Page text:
WASHINGTON – The Pentagon is scheduled to release an odorless, invisible, and yes, harmless, gases into the city Thursday to test how quickly they spread through buildings, officials said.
The test is part of the military’s national security preparation for the capital area.
Over the past few years, the defense agency has worked with Arlington County to set up chemical sensors throughout the county, where thousands of defense employees work in leased office space.
The Pentagon has also supplied the sensors and accompanying monitoring equipment to Arlington for the county’s own use.
“Within minutes, if someone attacks the Pentagon, it becomes a problem for Arlington,” Director Paul Benda said. Pentagon Force Protection Agency.
The sensors scan broad areas, Benda said.
If weather cooperates, the Pentagon will release perfluorocarbon tracers, which are commonly used commercially to detect leaks, and sulfur hexafluoride, a common window insulator filling, near the Jefferson Plaza building at 10am on Thursday and Friday.
Officials in yellow vests will set up 80 battery-operated samplers – toolbox-looking cases with 12 air tubes inside of them – throughout Crystal City and will check the air samples in the tubes afterwards to evaluate how quickly and how high the gases spread.
The data will help the Pentagon and Arlington shape their lockdown policies for chemical and biological attacks or accidents, and will also help them determine the most effective locations for sensors.
“We want to place our sensors so we can detect this stuff as quickly as possible,” Benda said.
The test, dubbed “Urban Shield: Crystal City Urban Transport Study,” is similar to one conducted in Manhattan a few years ago, officials said.
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US Department of Defense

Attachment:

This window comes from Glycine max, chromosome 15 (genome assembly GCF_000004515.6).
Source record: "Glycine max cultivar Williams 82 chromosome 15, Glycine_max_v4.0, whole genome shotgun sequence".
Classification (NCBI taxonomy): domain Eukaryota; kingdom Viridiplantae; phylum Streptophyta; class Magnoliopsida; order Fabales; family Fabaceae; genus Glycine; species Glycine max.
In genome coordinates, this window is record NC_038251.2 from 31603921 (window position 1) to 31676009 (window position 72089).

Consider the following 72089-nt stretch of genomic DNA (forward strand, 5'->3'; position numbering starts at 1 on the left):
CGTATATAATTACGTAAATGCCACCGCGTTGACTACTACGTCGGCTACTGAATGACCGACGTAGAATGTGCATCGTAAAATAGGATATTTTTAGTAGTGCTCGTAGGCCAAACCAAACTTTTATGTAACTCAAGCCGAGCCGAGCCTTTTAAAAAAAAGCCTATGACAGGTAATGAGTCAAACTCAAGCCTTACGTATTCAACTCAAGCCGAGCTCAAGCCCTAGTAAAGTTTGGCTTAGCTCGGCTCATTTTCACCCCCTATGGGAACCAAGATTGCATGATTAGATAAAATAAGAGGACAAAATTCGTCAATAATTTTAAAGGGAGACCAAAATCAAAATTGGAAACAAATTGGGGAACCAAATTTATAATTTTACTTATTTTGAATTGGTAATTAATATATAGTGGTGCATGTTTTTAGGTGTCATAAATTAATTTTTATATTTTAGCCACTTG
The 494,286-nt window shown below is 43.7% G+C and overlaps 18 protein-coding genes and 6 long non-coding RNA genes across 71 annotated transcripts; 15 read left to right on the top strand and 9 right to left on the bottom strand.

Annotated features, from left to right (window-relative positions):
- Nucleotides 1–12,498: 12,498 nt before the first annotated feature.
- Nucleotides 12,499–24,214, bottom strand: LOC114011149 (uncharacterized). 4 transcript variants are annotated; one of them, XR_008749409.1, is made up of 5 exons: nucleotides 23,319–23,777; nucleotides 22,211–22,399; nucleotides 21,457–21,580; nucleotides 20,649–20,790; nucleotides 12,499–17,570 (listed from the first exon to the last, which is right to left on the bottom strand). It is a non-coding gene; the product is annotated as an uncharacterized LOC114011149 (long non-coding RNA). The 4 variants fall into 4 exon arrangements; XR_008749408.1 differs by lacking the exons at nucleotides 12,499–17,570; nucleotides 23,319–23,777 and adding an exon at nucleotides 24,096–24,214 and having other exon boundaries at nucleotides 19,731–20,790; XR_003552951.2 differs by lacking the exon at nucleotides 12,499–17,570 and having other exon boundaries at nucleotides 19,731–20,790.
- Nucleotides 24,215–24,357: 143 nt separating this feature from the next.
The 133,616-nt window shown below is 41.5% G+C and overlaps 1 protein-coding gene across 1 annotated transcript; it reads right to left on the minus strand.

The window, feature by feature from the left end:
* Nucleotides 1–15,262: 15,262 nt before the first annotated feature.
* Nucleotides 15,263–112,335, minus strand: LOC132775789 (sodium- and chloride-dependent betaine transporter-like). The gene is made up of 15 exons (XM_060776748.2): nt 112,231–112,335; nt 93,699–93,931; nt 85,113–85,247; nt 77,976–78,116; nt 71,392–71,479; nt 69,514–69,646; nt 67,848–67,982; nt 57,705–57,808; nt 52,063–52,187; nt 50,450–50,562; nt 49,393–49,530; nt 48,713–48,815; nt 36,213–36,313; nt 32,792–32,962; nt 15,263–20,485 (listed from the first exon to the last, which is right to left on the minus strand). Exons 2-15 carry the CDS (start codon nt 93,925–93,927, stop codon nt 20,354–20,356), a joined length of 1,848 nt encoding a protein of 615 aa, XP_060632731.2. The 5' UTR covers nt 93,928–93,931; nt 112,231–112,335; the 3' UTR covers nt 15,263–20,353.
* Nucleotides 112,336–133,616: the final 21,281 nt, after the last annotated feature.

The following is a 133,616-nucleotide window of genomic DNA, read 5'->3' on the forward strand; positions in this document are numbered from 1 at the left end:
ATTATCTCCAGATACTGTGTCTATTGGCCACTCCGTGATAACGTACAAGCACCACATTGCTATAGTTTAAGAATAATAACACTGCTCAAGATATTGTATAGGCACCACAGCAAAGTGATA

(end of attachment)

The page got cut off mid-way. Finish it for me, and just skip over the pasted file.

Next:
February 28, 2008 – Press Advisory No. 024-08
Pentagon, Arlington Chemical Test Roundtable Announced
The Pentagon Force Protection Agency’s Chemical, Biological, Radiological, Nuclear Explosives Directorate (PFPA-CBRNE), in cooperation with Arlington County, will conduct a comprehensive evaluation of a simulated chemical release in an urban area In early March,. This cooperative test will occur in the Crystal City area and will provide valuable information for both Arlington County’s and the Pentagon’s response to a chemical attack.
A media roundtable to brief interested reporters on the specifics of the test is scheduled for 2:30 p.m. EST, Feb. 29 in Pentagon, Room 5B890.
The study, called the Crystal City Urban Transport Study (CCUTS), will involve releasing a colorless, odorless, tasteless, and inert tracer gas that poses no health or safety hazards to people or the environment. These tracer gases are used commercially for leak detection and building ventilation efforts and were used in a similar atmospheric study in Manhattan, New York in 2005.
A number of air sample collectors will be placed at various locations in Crystal City buildings and parking lots to evaluate airflows in this urban environment. Some outdoor samplers will be mounted on light poles in baskets while others will be placed on the ground. All test equipment will be clearly marked with PFPA and Arlington County contact information. Test equipment should not be touched or moved.
Two days of testing are planned. Each test should last less than six hours. The first two weeks of March are the target timeframe for this weather-dependant event.
There will be no impact to normal activities for any occupants of the test area.
To attend the media roundtable, journalists without a Pentagon building pass should plan to arrive at the Pentagon Metro Entrance no later than 45 minutes prior to the event; have proof of media affiliation and two forms of photo identification. Please call (703) 697-5131 to confirm attendance and for escort into the building.